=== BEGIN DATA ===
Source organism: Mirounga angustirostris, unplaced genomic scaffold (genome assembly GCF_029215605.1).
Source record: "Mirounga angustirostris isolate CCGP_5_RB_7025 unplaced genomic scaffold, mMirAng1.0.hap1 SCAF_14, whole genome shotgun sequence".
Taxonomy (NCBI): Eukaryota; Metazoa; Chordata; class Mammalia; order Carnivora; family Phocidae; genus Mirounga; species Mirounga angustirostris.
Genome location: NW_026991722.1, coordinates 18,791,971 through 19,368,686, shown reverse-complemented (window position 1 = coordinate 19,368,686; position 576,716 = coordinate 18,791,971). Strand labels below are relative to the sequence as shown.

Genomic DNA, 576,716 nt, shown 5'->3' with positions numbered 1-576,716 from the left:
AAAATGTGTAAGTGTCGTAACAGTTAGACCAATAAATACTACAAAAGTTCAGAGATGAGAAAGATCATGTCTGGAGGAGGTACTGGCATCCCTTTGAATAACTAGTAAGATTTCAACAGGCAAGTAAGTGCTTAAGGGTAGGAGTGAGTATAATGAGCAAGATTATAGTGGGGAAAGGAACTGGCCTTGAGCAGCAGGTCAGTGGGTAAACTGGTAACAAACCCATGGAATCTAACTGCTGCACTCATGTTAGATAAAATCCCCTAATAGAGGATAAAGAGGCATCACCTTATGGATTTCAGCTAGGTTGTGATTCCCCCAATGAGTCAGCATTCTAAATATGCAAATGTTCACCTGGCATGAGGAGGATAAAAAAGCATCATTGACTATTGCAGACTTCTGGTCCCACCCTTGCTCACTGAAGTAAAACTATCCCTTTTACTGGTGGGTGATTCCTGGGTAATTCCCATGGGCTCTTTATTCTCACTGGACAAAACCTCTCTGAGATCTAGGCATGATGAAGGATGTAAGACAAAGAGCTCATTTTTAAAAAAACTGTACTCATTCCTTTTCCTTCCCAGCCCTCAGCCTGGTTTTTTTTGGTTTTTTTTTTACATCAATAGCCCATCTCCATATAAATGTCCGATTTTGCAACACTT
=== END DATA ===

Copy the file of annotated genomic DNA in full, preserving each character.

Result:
Source organism: Mirounga angustirostris, unplaced genomic scaffold (genome assembly GCF_029215605.1).
Source record: "Mirounga angustirostris isolate CCGP_5_RB_7025 unplaced genomic scaffold, mMirAng1.0.hap1 SCAF_14, whole genome shotgun sequence".
Taxonomy (NCBI): Eukaryota; Metazoa; Chordata; class Mammalia; order Carnivora; family Phocidae; genus Mirounga; species Mirounga angustirostris.
Genome location: NW_026991722.1, coordinates 18,791,971 through 19,368,686, shown reverse-complemented (window position 1 = coordinate 19,368,686; position 576,716 = coordinate 18,791,971). Strand labels below are relative to the sequence as shown.

Genomic DNA, 576,716 nt, shown 5'->3' with positions numbered 1-576,716 from the left:
AAAATGTGTAAGTGTCGTAACAGTTAGACCAATAAATACTACAAAAGTTCAGAGATGAGAAAGATCATGTCTGGAGGAGGTACTGGCATCCCTTTGAATAACTAGTAAGATTTCAACAGGCAAGTAAGTGCTTAAGGGTAGGAGTGAGTATAATGAGCAAGATTATAGTGGGGAAAGGAACTGGCCTTGAGCAGCAGGTCAGTGGGTAAACTGGTAACAAACCCATGGAATCTAACTGCTGCACTCATGTTAGATAAAATCCCCTAATAGAGGATAAAGAGGCATCACCTTATGGATTTCAGCTAGGTTGTGATTCCCCCAATGAGTCAGCATTCTAAATATGCAAATGTTCACCTGGCATGAGGAGGATAAAAAAGCATCATTGACTATTGCAGACTTCTGGTCCCACCCTTGCTCACTGAAGTAAAACTATCCCTTTTACTGGTGGGTGATTCCTGGGTAATTCCCATGGGCTCTTTATTCTCACTGGACAAAACCTCTCTGAGATCTAGGCATGATGAAGGATGTAAGACAAAGAGCTCATTTTTAAAAAAACTGTACTCATTCCTTTTCCTTCCCAGCCCTCAGCCTGGTTTTTTTTGGTTTTTTTTTTACATCAATAGCCCATCTCCATATAAATGTCCGATTTTGCAACACTT